"... and on the either side of the river was there the tree of life, which bore twelve kinds of fruit, and yielded her fruit every month: and the leaves of the tree were for the healing of the nations."Revelation 22.2

Family planning and Reproductive health

Christian Advocacy for family planning (CAPFA) project 
Faith-based organizations (FBOs) and religious leaders have huge impacts on their communities through direct service delivery and as community opinion leaders. They are also influential voices with policymakers.

The Christian Advocacy for Family Planning in Africa (CAFPA) project is focused on identifying and engaging willing religious leaders in Kenya, Nigeria, and Zambia on family planning advocacy within their denominations, and with government officials. 

This would in turn impact national and international forums positively through a broader, sustainable faith-based movement for family planning at country level. In Kenya, the project is implemented in the three counties of Kiambu, Muranga and Meru.

Project objectives

  1. To improve the policy and funding environment for FP through advocacy by religious leaders at county and national levels in support of improved maternal and child health outcomes
  2. To increase visibility of Christian Health Associations (CHAs) and other faith-based organizations in global initiatives on family planning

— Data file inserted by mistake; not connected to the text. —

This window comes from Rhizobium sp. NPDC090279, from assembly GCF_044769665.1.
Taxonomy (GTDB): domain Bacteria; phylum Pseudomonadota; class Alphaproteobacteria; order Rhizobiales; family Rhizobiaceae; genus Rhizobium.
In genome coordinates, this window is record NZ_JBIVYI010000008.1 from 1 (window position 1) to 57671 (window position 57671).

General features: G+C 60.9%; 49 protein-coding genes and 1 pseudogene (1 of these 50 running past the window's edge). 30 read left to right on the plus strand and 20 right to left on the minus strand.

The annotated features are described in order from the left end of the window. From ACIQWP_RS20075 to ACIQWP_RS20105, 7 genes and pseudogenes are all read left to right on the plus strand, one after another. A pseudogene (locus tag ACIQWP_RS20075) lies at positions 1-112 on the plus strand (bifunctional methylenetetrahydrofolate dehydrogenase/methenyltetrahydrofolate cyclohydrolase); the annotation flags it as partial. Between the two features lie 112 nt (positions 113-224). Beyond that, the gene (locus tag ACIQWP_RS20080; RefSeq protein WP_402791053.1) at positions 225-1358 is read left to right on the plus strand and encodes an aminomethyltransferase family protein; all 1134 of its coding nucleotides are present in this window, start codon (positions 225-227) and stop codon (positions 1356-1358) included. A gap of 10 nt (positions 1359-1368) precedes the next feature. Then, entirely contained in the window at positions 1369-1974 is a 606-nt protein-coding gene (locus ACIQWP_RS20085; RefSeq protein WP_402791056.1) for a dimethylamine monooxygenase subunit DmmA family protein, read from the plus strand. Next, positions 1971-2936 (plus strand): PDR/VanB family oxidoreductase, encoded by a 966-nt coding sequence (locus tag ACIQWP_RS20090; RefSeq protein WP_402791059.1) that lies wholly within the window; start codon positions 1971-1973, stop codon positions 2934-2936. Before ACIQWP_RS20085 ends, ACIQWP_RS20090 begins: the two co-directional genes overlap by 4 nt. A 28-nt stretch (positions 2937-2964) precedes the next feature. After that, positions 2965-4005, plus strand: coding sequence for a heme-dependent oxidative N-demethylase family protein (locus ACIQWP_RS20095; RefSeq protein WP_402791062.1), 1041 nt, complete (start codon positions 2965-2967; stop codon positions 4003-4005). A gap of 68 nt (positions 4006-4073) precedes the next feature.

Resources and guides 
1. Family Planning Advocacy Training Guide
CHAK worked with the Churches Health Association of Zambia, the Ecumenical Pharmaceutical Network and Christian Connections for International Health to develop this easy-to-use step-by-step guide to train religious leaders to advocate in their own countries for family planning support and services. The guide covers how to develop an advocacy plan, how faith-based organizations can develop trainings for religious leaders, how they can monitor and evaluate the success of their efforts, and more. 


Link to Full Page of Resources related to the Guide: http://www.ccih.org/fp-advocacy-guide/

2. Videos
African Leaders on the Role of the Church in Family Planning 
Four leaders from Kenya, Nigeria and Zambia discuss the striking benefits to families and societies when couples are able to plan pregnancies. We also hear from religious leaders why churches are uniquely positioned to educate communities about family planning and reach rural areas with services and supplies.

This video was produced in partnership with the Churches Health Association of Zambia, the Ecumenical Pharmaceutical Network and Christian Connections for International Health.


Father John Waihiga of Kenya on the Biblical Basis for Family Planning
Hear Father John Waihiga of the Orthodox Church Kimende in Kiambu County, Kenya share his views on how the Bible supports healthy timing and spacing of pregnancy through the use of family planning for healthier mothers, children, congregations and entire communities. Father John explores scripture, such as 1 Timothy 5:8 and Genesis 1:28, to explain how Christians are following God’s call to be responsible parents and stewards of creation by planning their families.


No. 3: CAPFA Case Study: Stronger Policymaker Commitment to Family Planning in Kenya Through Faith Leader Advocacy

CAPFA project achievements